‘She’ Is Very Different From Imtiaz Ali’s Other Work: Vijay Varma

‘She’ streams on Netflix 20 March onwards.

Published17 Mar 2020, 10:15 AM IST
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3 min read

Ahead of the release of Netflix’s new series She written by Imtiaz Ali, actors Vijay Varma and Aaditi Pohankar talk about playing a drug dealer and cop respectively, filming difficult scenes and why this is a different setup for Imtiaz.

So from whatever I have seen of the show, Aaditi you play a cop who goes undercover as a sex worker, and Vijay you play a drug dealer. What went into creating these people?

Aaditi Pohankar: So I think on the whole it was a great journey because we rehearsed a lot, I rehearsed a lot with Imtiaz sir for almost two months. We did readings, constructive workshops and everyone was well aware of each other’s parts. We knew each other and had the script ready.

How did you find that accent? Did you have to find a fine line? How did you do it?

Aaditi: When I gave my audition, when I had the audition script with me, I just tried it in the audition. I said to myself, it’s just an audition and even if I don’t land the part, at least I’ll end up rehearsing a new character. So I tried and I said, see if you want me to do it normally I can but this what I feel because of the way it’s written. So that thing that she’s teasing this guy, that brief that I had, it came out in that tone. The minute I showed a clip to my domestic help, to my cook, she said, “Oh you’ve copied me!”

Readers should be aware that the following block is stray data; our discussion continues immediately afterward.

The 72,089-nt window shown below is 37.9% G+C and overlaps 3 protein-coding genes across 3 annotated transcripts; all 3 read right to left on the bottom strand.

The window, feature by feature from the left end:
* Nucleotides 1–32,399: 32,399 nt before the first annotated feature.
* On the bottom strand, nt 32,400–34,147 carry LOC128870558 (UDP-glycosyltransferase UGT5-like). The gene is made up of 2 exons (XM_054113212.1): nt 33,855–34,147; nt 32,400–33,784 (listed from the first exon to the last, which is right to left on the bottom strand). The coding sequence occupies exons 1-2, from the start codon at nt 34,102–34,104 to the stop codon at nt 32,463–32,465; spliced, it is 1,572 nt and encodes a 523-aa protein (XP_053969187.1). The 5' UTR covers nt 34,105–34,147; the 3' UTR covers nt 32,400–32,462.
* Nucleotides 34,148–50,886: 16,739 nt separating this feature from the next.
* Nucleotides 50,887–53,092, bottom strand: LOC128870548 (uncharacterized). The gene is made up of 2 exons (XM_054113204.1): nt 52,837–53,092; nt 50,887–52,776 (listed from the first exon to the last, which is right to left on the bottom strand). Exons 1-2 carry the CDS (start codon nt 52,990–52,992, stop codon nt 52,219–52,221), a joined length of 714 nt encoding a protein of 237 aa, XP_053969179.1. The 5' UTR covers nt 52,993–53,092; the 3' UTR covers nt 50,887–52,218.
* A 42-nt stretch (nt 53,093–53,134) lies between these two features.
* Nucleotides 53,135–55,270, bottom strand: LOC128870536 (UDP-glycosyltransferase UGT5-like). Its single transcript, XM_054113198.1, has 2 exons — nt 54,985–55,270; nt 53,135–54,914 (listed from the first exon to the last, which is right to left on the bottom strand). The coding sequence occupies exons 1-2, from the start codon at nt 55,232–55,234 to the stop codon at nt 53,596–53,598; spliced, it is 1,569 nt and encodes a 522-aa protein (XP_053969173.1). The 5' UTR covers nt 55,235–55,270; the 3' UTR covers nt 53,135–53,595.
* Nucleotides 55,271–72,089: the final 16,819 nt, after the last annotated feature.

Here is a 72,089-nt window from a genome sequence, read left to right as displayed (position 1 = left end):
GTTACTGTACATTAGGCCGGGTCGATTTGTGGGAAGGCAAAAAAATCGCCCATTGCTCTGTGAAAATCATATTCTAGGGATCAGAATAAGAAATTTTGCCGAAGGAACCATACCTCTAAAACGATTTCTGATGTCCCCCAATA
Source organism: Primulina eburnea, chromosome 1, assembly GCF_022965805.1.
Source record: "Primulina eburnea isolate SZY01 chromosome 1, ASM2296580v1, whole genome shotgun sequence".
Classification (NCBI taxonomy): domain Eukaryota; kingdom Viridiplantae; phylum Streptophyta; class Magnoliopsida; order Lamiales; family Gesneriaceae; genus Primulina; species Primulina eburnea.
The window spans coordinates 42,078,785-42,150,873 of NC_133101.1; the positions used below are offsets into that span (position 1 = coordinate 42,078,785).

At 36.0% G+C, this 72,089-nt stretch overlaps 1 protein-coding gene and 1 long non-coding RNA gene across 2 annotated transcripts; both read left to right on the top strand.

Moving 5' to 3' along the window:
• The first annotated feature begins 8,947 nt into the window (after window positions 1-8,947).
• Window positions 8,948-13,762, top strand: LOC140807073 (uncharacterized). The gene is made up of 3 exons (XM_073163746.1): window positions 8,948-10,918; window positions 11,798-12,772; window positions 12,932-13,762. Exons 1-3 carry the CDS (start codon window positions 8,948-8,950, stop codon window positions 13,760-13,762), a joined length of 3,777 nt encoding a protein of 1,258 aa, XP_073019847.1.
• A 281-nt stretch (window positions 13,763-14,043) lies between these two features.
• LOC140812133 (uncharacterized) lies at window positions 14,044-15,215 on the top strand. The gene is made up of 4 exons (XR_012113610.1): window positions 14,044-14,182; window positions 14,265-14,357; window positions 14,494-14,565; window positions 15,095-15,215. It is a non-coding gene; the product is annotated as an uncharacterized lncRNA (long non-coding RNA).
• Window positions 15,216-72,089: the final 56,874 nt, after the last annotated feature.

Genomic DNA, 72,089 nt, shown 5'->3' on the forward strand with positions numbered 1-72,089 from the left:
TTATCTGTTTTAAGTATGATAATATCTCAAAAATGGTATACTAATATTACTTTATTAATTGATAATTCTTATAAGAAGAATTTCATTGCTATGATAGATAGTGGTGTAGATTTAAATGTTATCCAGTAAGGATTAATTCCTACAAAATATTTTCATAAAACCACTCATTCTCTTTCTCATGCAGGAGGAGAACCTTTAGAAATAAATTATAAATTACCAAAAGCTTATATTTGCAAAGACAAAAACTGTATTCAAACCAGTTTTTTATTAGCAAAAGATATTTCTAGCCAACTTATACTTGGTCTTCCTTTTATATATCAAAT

For you Vijay, how did you create that person?

Vijay Varma: He’s so theatrical in his approach towards the demands that he has. He is strangely thinking that he is the hero and he’s romantic, and at the same time, there is an extreme amount of brutality in his sexuality. So it was repulsive and at the same time magnetic in a strange way when I heard the part. And I was just floored that it came from Imtiaz Ali’s mind. Yeah so different from anything we’ve seen from him.

But you know, it’s interesting that you say brutality when it comes to sexuality because without divulging much there are a few scenes, Aaditi, on the show where your personal space is being massively invaded – complete violation of your personal space. What was it like to shoot? How did you wrap your head around it? Was it emotionally taxing to shoot?

Aaditi: Yeah for that day, it was very disturbing. In fact, even our DOP Amit Roy said, “it was so humiliating for you, and I could see that from the eye of the lens. And I was shaken to see this kind of humiliation when you don’t really see much.”At one point other than your face, you don’t see anything else that’s going on but you feel the jitters. You feel what a woman at that point would feel. So I think if I did play it well, everyone will feel that.

For both of you, what has the advent of something like Netflix or OTT platforms done in terms of interesting work that you can do? You’re doing this, you’re doing another show with Hotstar, you’re doing a show with Prime Video, you’re everywhere. Has this really given you the chance to do more interesting work?

Vijay Varma: Yeah man, I’m thankful to ‘Gully Boy’ because suddenly people who didn’t give attention to what I had to offer are really paying attention to what I have to offer. At the same time, I’m also really in the thick of things and am enjoying being in this creative process. I have no life left other than work.

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